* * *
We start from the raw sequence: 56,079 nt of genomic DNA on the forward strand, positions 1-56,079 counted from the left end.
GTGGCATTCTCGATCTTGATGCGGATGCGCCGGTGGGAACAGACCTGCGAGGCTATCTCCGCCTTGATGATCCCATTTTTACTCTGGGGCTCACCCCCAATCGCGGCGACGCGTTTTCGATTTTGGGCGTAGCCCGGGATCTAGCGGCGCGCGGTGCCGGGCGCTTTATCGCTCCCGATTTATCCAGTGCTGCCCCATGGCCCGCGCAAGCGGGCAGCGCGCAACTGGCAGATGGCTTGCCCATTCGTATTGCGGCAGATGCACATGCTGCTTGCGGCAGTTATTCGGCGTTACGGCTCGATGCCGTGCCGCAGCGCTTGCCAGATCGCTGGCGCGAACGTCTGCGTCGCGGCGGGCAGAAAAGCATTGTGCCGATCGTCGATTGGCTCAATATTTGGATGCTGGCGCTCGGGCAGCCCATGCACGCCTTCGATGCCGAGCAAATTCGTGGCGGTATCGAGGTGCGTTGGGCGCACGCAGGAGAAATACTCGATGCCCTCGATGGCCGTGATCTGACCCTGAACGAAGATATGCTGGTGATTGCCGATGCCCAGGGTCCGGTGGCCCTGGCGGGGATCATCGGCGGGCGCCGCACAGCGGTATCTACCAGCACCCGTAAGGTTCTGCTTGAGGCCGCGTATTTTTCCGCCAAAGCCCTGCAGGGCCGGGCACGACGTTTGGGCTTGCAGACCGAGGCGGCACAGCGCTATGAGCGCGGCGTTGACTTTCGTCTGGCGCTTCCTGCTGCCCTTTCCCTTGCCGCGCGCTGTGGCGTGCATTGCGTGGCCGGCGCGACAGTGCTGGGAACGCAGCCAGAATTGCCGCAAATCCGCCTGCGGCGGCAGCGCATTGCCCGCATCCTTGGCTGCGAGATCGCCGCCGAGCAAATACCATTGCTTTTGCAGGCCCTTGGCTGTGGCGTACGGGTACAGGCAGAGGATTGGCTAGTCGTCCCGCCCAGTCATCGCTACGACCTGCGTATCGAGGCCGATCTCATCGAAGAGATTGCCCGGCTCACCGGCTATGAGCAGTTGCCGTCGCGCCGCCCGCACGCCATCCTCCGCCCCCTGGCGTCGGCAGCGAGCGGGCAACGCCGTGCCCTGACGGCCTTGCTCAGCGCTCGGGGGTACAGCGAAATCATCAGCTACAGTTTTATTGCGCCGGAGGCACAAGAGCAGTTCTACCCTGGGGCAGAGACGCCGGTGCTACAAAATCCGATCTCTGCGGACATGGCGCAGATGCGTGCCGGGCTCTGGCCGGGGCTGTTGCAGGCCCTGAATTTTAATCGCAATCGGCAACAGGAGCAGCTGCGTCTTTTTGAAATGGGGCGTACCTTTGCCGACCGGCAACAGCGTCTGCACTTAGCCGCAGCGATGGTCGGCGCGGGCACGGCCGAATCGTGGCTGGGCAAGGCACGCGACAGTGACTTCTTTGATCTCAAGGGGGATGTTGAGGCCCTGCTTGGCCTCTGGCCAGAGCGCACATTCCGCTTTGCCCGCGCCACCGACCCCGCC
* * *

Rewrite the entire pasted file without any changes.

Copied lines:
We start from the raw sequence: 56,079 nt of genomic DNA on the forward strand, positions 1-56,079 counted from the left end.
GTGGCATTCTCGATCTTGATGCGGATGCGCCGGTGGGAACAGACCTGCGAGGCTATCTCCGCCTTGATGATCCCATTTTTACTCTGGGGCTCACCCCCAATCGCGGCGACGCGTTTTCGATTTTGGGCGTAGCCCGGGATCTAGCGGCGCGCGGTGCCGGGCGCTTTATCGCTCCCGATTTATCCAGTGCTGCCCCATGGCCCGCGCAAGCGGGCAGCGCGCAACTGGCAGATGGCTTGCCCATTCGTATTGCGGCAGATGCACATGCTGCTTGCGGCAGTTATTCGGCGTTACGGCTCGATGCCGTGCCGCAGCGCTTGCCAGATCGCTGGCGCGAACGTCTGCGTCGCGGCGGGCAGAAAAGCATTGTGCCGATCGTCGATTGGCTCAATATTTGGATGCTGGCGCTCGGGCAGCCCATGCACGCCTTCGATGCCGAGCAAATTCGTGGCGGTATCGAGGTGCGTTGGGCGCACGCAGGAGAAATACTCGATGCCCTCGATGGCCGTGATCTGACCCTGAACGAAGATATGCTGGTGATTGCCGATGCCCAGGGTCCGGTGGCCCTGGCGGGGATCATCGGCGGGCGCCGCACAGCGGTATCTACCAGCACCCGTAAGGTTCTGCTTGAGGCCGCGTATTTTTCCGCCAAAGCCCTGCAGGGCCGGGCACGACGTTTGGGCTTGCAGACCGAGGCGGCACAGCGCTATGAGCGCGGCGTTGACTTTCGTCTGGCGCTTCCTGCTGCCCTTTCCCTTGCCGCGCGCTGTGGCGTGCATTGCGTGGCCGGCGCGACAGTGCTGGGAACGCAGCCAGAATTGCCGCAAATCCGCCTGCGGCGGCAGCGCATTGCCCGCATCCTTGGCTGCGAGATCGCCGCCGAGCAAATACCATTGCTTTTGCAGGCCCTTGGCTGTGGCGTACGGGTACAGGCAGAGGATTGGCTAGTCGTCCCGCCCAGTCATCGCTACGACCTGCGTATCGAGGCCGATCTCATCGAAGAGATTGCCCGGCTCACCGGCTATGAGCAGTTGCCGTCGCGCCGCCCGCACGCCATCCTCCGCCCCCTGGCGTCGGCAGCGAGCGGGCAACGCCGTGCCCTGACGGCCTTGCTCAGCGCTCGGGGGTACAGCGAAATCATCAGCTACAGTTTTATTGCGCCGGAGGCACAAGAGCAGTTCTACCCTGGGGCAGAGACGCCGGTGCTACAAAATCCGATCTCTGCGGACATGGCGCAGATGCGTGCCGGGCTCTGGCCGGGGCTGTTGCAGGCCCTGAATTTTAATCGCAATCGGCAACAGGAGCAGCTGCGTCTTTTTGAAATGGGGCGTACCTTTGCCGACCGGCAACAGCGTCTGCACTTAGCCGCAGCGATGGTCGGCGCGGGCACGGCCGAATCGTGGCTGGGCAAGGCACGCGACAGTGACTTCTTTGATCTCAAGGGGGATGTTGAGGCCCTGCTTGGCCTCTGGCCAGAGCGCACATTCCGCTTTGCCCGCGCCACCGACCCCGCC